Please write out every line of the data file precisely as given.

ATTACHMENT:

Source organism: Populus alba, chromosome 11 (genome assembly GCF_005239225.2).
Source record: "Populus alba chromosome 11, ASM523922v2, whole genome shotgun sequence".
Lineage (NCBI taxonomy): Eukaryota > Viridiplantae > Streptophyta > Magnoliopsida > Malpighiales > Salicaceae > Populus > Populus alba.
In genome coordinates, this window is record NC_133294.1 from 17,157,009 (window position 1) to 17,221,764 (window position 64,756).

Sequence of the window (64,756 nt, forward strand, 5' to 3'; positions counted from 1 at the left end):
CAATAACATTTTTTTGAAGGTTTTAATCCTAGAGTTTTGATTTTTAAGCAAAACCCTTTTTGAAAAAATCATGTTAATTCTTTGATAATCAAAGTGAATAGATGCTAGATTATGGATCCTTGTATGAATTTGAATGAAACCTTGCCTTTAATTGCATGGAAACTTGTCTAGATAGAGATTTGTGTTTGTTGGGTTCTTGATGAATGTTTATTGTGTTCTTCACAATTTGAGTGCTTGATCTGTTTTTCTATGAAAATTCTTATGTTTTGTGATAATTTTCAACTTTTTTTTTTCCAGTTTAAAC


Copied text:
Source organism: Populus alba, chromosome 11 (genome assembly GCF_005239225.2).
Source record: "Populus alba chromosome 11, ASM523922v2, whole genome shotgun sequence".
Lineage (NCBI taxonomy): Eukaryota > Viridiplantae > Streptophyta > Magnoliopsida > Malpighiales > Salicaceae > Populus > Populus alba.
In genome coordinates, this window is record NC_133294.1 from 17,157,009 (window position 1) to 17,221,764 (window position 64,756).

Sequence of the window (64,756 nt, forward strand, 5' to 3'; positions counted from 1 at the left end):
CAATAACATTTTTTTGAAGGTTTTAATCCTAGAGTTTTGATTTTTAAGCAAAACCCTTTTTGAAAAAATCATGTTAATTCTTTGATAATCAAAGTGAATAGATGCTAGATTATGGATCCTTGTATGAATTTGAATGAAACCTTGCCTTTAATTGCATGGAAACTTGTCTAGATAGAGATTTGTGTTTGTTGGGTTCTTGATGAATGTTTATTGTGTTCTTCACAATTTGAGTGCTTGATCTGTTTTTCTATGAAAATTCTTATGTTTTGTGATAATTTTCAACTTTTTTTTTTCCAGTTTAAAC